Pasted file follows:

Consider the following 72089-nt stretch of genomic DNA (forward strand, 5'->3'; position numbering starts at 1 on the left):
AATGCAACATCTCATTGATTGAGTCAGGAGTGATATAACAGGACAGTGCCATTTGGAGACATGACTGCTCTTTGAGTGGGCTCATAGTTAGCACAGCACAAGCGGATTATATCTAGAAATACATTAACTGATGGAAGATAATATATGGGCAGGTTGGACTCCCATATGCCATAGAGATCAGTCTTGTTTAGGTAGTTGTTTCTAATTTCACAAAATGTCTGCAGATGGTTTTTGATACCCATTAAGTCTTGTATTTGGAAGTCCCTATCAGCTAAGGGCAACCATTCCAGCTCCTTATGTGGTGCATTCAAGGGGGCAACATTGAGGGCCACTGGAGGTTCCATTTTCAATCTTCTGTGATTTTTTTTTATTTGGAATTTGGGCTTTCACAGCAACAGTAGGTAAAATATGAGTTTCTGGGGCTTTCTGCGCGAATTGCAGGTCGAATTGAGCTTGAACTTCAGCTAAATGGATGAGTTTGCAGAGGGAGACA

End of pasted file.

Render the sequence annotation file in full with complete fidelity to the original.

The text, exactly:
Consider the following 72089-nt stretch of genomic DNA (forward strand, 5'->3'; position numbering starts at 1 on the left):
AATGCAACATCTCATTGATTGAGTCAGGAGTGATATAACAGGACAGTGCCATTTGGAGACATGACTGCTCTTTGAGTGGGCTCATAGTTAGCACAGCACAAGCGGATTATATCTAGAAATACATTAACTGATGGAAGATAATATATGGGCAGGTTGGACTCCCATATGCCATAGAGATCAGTCTTGTTTAGGTAGTTGTTTCTAATTTCACAAAATGTCTGCAGATGGTTTTTGATACCCATTAAGTCTTGTATTTGGAAGTCCCTATCAGCTAAGGGCAACCATTCCAGCTCCTTATGTGGTGCATTCAAGGGGGCAACATTGAGGGCCACTGGAGGTTCCATTTTCAATCTTCTGTGATTTTTTTTTATTTGGAATTTGGGCTTTCACAGCAACAGTAGGTAAAATATGAGTTTCTGGGGCTTTCTGCGCGAATTGCAGGTCGAATTGAGCTTGAACTTCAGCTAAATGGATGAGTTTGCAGAGGGAGACA